‘Band of Brothers’: Camp Toccoa (Georgia) Today

03 Jun

The stables from England where the 506th slept

From the book Band of Brothers and its late author Stephen Ambrose: “Each of the 140 men and seven officers who formed the original company followed a different route to its birthplace, Camp Toccoa, Georgia… [they] came together in the summer of [July – December] 1942…”1There is an undeniable aura of World War II history in the small town of Toccoa, located in northeastern Georgia. Driving down its main street lined with small shops and eateries I wondered which venues once served as uniform shops, laundromats or maybe even a USO club or dance hall. I could almost hear the Andrews Sisters or Glenn Miller music playing from a 1940 Ford or a tiny corner “gin-joint”. Downtown Toccoa looks like many other revitalized small-town “main streets” or “broad streets” so common in America today. The big difference of course is that this small main street in Toccoa once had the likes of Dick Winters, Bill Guarnere or George Luz walking smartly and with military bearing over its sidewalks on a weekend pass.

Home today to nearly 10,000 residents, the local area’s most prominent feature is Currahee Mountain. Currahee, made famous in HBO’s Band of Brothers from 2001, rises some 1,874 feet and appears on the horizon as you wind your way up highways 365 and 123 into the town of Toccoa.

The day of my visit was another day of record heat for the area, reaching 96 degrees by mid-afternoon. I thought it best to postpone my “Three miles up, three miles down” trek up Currahee out to October. Each October Toccoa hosts the ‘Currahee Military Weekend’. That event brings many WWII and Band of Brothers enthusiasts together with remaining veterans of the 501st, 506th, 507th, 511th, and 517th Parachute Infantry Regiments of the US Army’s 101st Airborne as well as the 457th Parachute Field Artillery Battalion and 295th Ordnance Heavy Maintenance Company. (All units trained at Camp Toccoa during the war) Past attendees have included Bill Guarnere, Tom Hanks and surviving veterans of the Filthy Thirteen.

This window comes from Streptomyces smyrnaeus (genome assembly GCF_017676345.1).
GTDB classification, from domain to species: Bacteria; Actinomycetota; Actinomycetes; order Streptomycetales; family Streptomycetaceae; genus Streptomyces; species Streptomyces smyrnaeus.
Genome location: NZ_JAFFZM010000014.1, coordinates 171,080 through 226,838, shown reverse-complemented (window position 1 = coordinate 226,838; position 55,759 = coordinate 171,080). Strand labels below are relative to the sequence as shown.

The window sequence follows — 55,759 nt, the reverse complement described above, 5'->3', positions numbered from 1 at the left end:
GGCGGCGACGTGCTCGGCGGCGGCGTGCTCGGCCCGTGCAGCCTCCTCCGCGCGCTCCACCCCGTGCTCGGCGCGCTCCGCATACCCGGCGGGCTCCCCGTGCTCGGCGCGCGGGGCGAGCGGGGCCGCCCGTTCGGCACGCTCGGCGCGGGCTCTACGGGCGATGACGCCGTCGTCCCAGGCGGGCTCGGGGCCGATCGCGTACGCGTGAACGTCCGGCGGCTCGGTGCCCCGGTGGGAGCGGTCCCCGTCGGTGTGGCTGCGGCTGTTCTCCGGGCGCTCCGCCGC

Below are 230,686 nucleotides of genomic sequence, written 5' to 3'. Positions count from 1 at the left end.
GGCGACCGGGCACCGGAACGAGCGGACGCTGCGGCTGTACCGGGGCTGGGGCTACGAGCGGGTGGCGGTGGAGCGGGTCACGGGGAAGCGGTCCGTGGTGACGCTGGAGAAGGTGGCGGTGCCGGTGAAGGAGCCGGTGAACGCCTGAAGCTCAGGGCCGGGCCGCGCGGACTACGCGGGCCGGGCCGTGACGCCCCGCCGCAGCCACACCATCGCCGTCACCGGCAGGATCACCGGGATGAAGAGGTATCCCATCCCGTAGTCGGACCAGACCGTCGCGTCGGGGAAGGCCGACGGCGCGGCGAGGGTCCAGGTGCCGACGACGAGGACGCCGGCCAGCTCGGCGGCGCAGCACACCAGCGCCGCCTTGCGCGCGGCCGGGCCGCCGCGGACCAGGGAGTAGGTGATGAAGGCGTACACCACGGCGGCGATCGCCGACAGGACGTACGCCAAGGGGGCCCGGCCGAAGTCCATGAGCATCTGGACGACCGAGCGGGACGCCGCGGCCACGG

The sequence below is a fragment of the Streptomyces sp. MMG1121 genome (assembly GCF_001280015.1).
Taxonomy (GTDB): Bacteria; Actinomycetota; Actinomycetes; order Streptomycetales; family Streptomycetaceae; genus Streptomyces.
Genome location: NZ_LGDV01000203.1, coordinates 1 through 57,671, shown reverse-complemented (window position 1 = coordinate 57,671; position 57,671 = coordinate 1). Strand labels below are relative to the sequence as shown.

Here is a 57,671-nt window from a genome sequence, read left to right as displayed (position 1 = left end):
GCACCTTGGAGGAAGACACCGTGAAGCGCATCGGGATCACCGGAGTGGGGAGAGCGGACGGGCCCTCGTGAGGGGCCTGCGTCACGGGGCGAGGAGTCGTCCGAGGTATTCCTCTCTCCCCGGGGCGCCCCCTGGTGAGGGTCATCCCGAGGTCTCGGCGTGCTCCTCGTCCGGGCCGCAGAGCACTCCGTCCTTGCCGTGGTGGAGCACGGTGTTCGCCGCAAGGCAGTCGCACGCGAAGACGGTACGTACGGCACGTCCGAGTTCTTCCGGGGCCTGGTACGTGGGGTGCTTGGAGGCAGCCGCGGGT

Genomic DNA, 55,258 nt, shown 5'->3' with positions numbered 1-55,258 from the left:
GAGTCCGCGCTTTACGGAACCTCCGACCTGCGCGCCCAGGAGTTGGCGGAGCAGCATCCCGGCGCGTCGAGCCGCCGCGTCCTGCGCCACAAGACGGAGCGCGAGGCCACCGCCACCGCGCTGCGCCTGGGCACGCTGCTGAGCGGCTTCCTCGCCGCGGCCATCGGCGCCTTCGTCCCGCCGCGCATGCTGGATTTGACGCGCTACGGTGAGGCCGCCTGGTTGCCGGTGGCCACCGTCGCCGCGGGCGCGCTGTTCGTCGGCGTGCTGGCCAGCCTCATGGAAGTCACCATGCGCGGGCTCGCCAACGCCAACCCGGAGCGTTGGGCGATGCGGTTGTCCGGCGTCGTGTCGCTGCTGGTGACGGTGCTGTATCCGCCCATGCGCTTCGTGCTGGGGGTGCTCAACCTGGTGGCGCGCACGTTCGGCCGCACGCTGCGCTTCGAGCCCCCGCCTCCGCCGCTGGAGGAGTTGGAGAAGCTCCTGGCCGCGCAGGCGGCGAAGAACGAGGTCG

The Filthy Thirteen were members of the 506th, made famous by the (very) loose adaptation portrayed in the 1967 film The Dirty Dozen. In reality, none of the ‘Thirteen’ were convicts or sentenced to death as portrayed in that movie. A member of the Currahee Military Museum’s staff shared a great story with me regarding one of the surviving Thirteen members. She offered that Thirteen member Jake McNiece whom attended last year, said to her, tongue-in-cheek: “I don’t remember too well – I’m either 19 or 91!”

Units portrayed in Saving Private Ryan also trained at Camp Toccoa prior to D-Day. The actual site of the camp is now gone and in its place industry has replaced the former military complex and barracks.

At the end of North Alexander Street lies the Currahee Military Museum. Built in 1915, the museum shares a building with the Stephens County Historical Society and Toccoa-Stephens County Chamber of Commerce in the renovated Toccoa Depot. This train depot served as the main point of arrival and departure for all Camp Toccoa trainees during the war.